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Eastern Shore Land Conservancy is committed to preserving and sustaining the vibrant communities of the Eastern Shore and the lands and waters that connect them.

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climate change Tag

ESLC Introduces A Changing Delmarva

Over the last few weeks, ESLC has been promoting its workshop series titled Solutions for a Changing Delmarva to help attendees learn about climate issues in their community. We hosted the first workshop on Tuesday, January 12th, and we had an amazing turnout with more than 130 guests.

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Climate Change Conference to be Held in Easton, April 1st

EASTON – The Eastern Shore is the third most susceptible region to the effects of sea level rise in the country. The Eastern Shore Land Conservancy (ESLC), a progressive, environmentally-focused nonprofit organization headquartered in Easton, will host the half-day conference, Unsinkable Eastern Shore II: Rural America Responds to Climate Change, on Saturday, April 1st from 9am to 1pm. The event will be held at the Eastern Shore Conservation Center – the former McCord laundry facility which ESLC rehabilitated and has since occupied with several other conservation groups since 2015. The event is $20 to attend and includes breakfast, two panel discussions, and presentations by two keynote speakers. Also included with admission is a copy of speaker John Englander’s book High Tide on Main Street, which Politico Magazine called “one of the 50 most important books to read in 2016.” Attendees may register online but are encouraged to do so soon, as seating is limited. The conference will be hosted by ESLC’s Coastal Resilience Manager, Brian Ambrette, who has been working with town and county government on the Mid and Upper Shore for more than two years, helping to bring awareness about the effects of climate change – most notably, sea level rise – as well as working to help implement sound planning in the form of mitigation strategies and town/county comprehensive plans. “I hope our audience will learn how their communities and their neighbors are embracing change as an opportunity to innovate and make the systems we rely on stronger and greener”, notes Ambrette. “I am excited about the new ideas that our keynote speakers will inject into the conversation.” While the conference panels boast a mix of knowledgeable educators and emergency management professionals, the inclusion of oceanographer, author, and consultant John Englander is perhaps the most impressive addition to the conference. As a leading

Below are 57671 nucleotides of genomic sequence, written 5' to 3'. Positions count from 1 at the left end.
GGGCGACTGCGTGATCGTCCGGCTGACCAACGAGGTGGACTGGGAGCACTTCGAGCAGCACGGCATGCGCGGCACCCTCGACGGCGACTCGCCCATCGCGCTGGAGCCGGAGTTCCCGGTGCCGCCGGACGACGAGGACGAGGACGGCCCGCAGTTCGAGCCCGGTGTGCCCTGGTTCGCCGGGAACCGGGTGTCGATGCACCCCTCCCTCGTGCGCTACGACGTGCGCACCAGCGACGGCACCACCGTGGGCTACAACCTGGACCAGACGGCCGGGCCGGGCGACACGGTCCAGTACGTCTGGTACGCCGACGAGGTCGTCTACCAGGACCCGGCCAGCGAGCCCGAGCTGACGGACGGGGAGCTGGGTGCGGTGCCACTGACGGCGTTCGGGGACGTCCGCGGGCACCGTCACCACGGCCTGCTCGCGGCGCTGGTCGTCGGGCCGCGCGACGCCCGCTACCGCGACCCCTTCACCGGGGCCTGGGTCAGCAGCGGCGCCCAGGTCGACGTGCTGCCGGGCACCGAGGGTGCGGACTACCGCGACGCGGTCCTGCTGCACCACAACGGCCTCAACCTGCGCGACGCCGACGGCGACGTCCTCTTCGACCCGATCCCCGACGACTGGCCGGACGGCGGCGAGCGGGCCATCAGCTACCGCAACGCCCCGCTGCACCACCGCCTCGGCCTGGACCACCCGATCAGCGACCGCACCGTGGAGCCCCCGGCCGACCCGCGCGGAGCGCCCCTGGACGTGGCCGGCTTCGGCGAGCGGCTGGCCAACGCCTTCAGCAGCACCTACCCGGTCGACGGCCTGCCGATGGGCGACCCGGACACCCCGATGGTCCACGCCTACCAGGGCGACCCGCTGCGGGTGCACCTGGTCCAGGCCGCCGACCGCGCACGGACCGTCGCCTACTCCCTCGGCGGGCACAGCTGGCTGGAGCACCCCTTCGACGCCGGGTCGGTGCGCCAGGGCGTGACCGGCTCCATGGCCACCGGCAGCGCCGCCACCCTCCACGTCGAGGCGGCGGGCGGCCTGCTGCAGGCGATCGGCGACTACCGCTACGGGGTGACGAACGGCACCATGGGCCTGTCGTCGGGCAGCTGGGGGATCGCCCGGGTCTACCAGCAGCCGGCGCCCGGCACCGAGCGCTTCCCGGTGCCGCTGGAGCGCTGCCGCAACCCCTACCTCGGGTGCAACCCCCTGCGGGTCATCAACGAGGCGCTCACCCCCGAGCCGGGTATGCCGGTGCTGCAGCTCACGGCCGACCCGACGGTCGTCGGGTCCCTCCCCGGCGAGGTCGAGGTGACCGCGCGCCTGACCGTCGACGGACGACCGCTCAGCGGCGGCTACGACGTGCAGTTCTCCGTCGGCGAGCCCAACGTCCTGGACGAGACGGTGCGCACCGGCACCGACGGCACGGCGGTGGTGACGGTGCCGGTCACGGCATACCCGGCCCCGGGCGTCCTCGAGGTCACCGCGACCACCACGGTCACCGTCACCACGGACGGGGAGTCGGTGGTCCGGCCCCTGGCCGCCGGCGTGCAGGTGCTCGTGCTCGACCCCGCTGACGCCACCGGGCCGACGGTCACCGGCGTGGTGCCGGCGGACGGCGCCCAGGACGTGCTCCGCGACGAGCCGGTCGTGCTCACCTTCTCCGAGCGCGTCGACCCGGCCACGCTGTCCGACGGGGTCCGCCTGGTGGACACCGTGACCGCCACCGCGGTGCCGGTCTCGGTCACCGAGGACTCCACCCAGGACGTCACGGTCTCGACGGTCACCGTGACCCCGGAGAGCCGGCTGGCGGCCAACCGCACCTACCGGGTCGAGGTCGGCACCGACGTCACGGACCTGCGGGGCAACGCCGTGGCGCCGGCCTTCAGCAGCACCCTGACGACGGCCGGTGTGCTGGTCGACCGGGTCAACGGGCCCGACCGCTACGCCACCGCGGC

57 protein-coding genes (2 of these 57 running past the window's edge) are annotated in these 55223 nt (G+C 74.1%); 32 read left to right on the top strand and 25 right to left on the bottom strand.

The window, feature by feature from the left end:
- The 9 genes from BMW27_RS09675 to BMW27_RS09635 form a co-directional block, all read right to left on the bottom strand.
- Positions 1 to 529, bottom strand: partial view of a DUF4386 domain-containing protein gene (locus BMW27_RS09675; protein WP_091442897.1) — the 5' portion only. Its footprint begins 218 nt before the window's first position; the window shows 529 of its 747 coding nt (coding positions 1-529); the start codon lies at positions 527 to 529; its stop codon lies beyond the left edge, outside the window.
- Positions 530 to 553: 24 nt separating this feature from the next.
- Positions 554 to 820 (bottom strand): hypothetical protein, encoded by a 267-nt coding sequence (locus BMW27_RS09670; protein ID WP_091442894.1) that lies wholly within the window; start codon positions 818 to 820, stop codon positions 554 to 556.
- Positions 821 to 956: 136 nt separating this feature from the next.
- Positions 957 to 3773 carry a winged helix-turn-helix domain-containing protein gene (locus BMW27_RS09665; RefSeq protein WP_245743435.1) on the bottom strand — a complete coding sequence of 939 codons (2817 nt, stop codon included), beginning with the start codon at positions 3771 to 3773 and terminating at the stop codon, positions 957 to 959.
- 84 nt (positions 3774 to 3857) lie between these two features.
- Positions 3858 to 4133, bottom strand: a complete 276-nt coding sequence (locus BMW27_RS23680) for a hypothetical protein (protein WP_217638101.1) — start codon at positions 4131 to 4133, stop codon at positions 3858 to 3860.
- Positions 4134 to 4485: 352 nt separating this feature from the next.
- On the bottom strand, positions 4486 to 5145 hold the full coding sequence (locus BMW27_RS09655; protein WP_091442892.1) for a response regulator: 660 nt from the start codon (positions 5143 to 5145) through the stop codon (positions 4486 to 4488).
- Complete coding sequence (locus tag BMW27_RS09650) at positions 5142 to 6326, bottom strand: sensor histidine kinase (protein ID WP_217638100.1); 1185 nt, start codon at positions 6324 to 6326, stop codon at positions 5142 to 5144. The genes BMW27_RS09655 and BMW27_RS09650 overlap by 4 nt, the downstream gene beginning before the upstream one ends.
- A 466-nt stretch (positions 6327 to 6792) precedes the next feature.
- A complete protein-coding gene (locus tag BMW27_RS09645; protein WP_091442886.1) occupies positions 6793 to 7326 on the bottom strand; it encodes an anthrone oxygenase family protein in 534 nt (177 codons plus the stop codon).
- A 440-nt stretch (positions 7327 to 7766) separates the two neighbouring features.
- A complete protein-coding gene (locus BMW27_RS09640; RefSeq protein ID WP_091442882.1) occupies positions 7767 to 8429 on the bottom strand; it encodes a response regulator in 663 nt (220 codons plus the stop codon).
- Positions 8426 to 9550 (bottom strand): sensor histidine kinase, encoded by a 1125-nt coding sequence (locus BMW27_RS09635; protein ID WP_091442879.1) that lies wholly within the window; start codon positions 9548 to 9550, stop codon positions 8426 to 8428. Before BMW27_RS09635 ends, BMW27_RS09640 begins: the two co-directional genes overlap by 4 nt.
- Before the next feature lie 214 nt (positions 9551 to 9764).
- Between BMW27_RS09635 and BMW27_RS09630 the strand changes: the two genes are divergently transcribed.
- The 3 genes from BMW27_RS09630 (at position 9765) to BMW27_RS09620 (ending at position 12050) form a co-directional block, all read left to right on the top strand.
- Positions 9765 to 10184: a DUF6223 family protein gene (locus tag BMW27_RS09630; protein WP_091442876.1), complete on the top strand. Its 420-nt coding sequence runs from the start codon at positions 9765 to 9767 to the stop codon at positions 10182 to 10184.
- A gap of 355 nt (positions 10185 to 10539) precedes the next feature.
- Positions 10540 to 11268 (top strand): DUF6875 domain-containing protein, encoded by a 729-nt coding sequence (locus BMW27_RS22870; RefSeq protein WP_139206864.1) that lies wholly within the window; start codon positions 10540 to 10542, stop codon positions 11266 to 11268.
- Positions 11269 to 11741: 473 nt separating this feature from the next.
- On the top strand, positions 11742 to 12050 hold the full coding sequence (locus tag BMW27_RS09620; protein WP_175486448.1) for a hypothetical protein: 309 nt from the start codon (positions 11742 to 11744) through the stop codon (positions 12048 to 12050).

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A moral responsibility

Pope Francis' call to action should spur us all to look at the effect of our consumer lifestyles. Last week the Vatican released Pope Francis' encyclical, the Church’s highest level of teaching, on the environment. Reaching far beyond one religion, Francis called on “every person living on this planet” to recognize the effects that two hundred years of industrialization have had on our environment. He accentuated the moral obligation we have to conserve our natural resources for future generations. The message of moral responsibility to our grandchildren and their grandchildren is one that has been downplayed by the environmental movement for the last twenty years. It was replaced by economic arguments demonstrating that protecting the environment and cutting greenhouse gases will have greater benefits to society than the sum of their dollar costs. These economic arguments arose out of a need to convince policymakers and CEO’s that going green can strengthen their bottom line. The roots of conservation and stewardship dating back to John Muir, Teddy Roosevelt, and Aldo Leopold, have a strong theme of using only what we need and protecting the rest for future generations. Before that, many of the Native American nations hewed to the Seven Generations principle that important decisions must honor those seven generations in the past and consider the well-being of those seven generations in the future. Today, thousands of backpackers and outdoor enthusiasts follow "Leave No Trace" practices when they are in nature. The Pope is calling for this sense of moral and personal responsibility to become common habits of our daily lifestyles. Francis is correct that today’s consumerism is devouring natural resources and creating waste at a rate that will leave our grandchildren with a planet our grandparents would scarcely recognize. He urges “Humanity [to] recognize the need for changes of lifestyle, production and consumption”. What

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Recent Posts

  • Earth Day 2021: A Brighter Future Ahead
  • Natural Solutions To Protect Our Communities
  • Feet on The Street
  • Cultivating Community with CSAs
  • ESLC Mourns The Loss of Co-Founder, Russ Brinsfield
  • Protecting Our Promised Land
  • ESLC Introduces A Changing Delmarva
  • ESLC Walk of the Week: Bailey Park
  • 441 Acres Preserved in Cecil County for Addiction Recovery
  • ESLC Remembers Margot Bailey’s Impact
  • Hopeful 2020 Launches July 10th in Thompson Park
  • Conservation Hasn’t Done Enough To Dismantle Racism
  • Bay Ecosystem: ESLC’s Jim Bass on the Danger of Severe Rainfall Impact
  • We Cannot Rest
  • Eastern Shore Towns Respond to COVID-19